[ACCEPTED]-How are require, require_dependency and constants reloading related in Rails?-require
require (and its cousin
load) are core Ruby methods.
require_dependency is 50 a method that helps Rails handle the problem 49 of dependency management. Long story short, it 48 allows Rails to reload classes in development 47 mode so that you don't have to restart the 46 server each time you make a code change. The 45 Rails framework will
require_dependency your code so that 44 it can track and reload it when changes 43 are made. The standard Ruby
require doesn't do 42 that. As an app (or plugin/engine) developer 41 you should not have to worry about
require_dependency as this 40 is purely internal to Rails.
The magic of 39 the Rails class loading process is in the 38 ActiveSupport::Dependencies module. This 37 code extends the default Ruby behavior to 36 allow code inside your Rails app to automatically 35 load modules (including classes which inherit 34 from Module) using Rails' path and file 33 naming conventions. This eliminates the 32 need for the programmer to litter their 31 code with
require calls like you would in a plain 30 Ruby application.
To put it another way, this 29 lets you define
class Admin::User inside the file
app/models/admin/user.rb and have 28 Rails know what you are talking about when 27 you call
Admin::User.new from another part of the application 26 like a controller. Without ActiveSupport::Dependencies 25 involved you would have to manually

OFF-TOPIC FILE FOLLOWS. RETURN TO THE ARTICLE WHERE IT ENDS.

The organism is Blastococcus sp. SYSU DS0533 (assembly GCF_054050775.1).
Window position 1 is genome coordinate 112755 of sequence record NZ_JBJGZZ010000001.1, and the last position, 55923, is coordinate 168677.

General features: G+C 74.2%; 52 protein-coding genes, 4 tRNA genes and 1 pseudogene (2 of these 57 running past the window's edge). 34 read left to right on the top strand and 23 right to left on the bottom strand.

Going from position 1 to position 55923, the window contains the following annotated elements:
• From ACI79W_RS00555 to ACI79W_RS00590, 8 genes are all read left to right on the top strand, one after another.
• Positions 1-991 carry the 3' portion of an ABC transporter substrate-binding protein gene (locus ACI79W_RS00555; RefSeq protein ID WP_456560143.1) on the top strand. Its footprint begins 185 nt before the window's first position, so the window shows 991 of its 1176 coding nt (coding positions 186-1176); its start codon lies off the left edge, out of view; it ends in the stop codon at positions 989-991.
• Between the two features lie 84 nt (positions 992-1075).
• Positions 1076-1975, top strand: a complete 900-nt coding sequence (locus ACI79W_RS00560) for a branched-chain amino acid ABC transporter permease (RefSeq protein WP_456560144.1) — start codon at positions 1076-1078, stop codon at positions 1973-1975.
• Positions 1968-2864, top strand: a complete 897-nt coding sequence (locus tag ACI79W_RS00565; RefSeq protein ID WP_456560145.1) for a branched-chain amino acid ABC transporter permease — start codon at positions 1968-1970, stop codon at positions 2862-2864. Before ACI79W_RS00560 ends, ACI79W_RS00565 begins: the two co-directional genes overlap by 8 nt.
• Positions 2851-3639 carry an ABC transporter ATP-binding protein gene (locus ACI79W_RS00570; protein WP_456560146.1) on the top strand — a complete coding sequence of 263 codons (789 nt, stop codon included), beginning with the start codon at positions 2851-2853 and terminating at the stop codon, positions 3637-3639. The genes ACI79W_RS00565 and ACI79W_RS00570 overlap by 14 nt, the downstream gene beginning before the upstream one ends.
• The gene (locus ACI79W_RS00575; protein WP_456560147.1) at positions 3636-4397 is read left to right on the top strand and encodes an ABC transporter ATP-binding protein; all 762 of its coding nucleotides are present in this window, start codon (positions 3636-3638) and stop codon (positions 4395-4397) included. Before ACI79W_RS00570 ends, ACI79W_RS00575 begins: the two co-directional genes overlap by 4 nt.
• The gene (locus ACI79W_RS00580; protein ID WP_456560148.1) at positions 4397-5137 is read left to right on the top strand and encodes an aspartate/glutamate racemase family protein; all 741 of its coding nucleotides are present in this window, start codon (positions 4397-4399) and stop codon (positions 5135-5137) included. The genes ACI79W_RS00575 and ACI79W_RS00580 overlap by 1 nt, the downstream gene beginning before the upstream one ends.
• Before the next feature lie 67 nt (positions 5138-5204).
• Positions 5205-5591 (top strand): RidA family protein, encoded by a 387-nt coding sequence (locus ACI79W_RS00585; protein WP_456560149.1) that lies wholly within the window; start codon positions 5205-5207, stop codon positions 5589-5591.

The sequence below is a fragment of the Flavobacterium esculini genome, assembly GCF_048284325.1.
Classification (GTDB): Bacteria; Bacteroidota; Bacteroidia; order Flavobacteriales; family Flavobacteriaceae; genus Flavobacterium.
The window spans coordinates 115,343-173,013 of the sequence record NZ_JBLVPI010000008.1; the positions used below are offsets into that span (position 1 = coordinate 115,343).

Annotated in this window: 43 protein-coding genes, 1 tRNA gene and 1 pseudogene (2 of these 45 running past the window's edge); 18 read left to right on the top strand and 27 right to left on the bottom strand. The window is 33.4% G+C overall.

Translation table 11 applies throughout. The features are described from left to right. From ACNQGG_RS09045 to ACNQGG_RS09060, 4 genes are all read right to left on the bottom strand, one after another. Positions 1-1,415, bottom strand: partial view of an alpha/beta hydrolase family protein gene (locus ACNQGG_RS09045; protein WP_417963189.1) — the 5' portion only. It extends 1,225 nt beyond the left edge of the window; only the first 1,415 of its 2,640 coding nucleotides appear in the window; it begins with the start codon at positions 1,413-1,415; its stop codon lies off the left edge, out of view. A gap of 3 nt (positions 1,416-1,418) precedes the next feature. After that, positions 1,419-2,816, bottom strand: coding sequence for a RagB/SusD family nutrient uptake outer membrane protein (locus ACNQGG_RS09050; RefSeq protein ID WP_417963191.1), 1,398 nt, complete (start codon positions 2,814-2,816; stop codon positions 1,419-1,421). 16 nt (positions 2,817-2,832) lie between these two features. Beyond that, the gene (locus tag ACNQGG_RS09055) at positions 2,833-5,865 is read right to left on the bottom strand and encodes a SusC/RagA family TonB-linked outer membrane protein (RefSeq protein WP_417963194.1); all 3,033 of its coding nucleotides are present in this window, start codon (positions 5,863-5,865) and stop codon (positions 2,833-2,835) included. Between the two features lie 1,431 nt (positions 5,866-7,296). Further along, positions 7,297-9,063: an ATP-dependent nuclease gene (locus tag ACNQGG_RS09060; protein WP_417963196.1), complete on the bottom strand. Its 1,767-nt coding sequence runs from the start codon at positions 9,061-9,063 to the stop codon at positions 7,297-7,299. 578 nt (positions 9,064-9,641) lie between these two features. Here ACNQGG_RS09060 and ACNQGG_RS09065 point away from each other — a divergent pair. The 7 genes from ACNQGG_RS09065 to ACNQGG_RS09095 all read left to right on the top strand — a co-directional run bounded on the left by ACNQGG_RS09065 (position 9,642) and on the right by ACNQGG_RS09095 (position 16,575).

require everything 24 you needed.
If you are coming from a statically 23 typed language like C#, Java, etc then this 22 might be a surprise: Rails code is not 21 loaded until it is needed. For example, a 20
User model class isn't defined and
user.rb isn't loaded 19 until AFTER you try to call
User.whatever_method_here. Rails prevents 18 Ruby from complaining about that missing 17 constant, loads code for
User, and then allows 16 Ruby to continue as normal.
While I can't 15 speak for your specific need, I would be 14 very surprised if you actually needed to 13 use the
require_dependency method from within a plugin or 12 engine. If you follow Rails conventions 11 you shouldn't have to tweak the $LOAD_PATH 10 by hand, either. This is not "the Rails 9 way".
In the world of Ruby and also Rails 8 simplicity and clarity is key. If all you 7 want to do is write a plugin or engine and 6 you are already diving deep into internals 5 then you may consider approaching your problem 4 from a different angle. My gut tells me 3 that you may be trying to do something that 2 is needlessly complicated. But then again, I 1 have no clue what you are doing exactly!! :)
require_dependency is useful in an engine when you want to 4 re-open a class which is not defined in 3 your engine (for example in another engine 2 or Rails app) and have it reloaded. In which 1 case something like this works:
# app/controllers/my_engine/documents_controller.rb require_dependency MyEngine::Engine.root.join('app', 'controllers', 'my_engine', 'documents_controller').to_s module MyEngine class DocumentsController def show render :text => 'different' end end end
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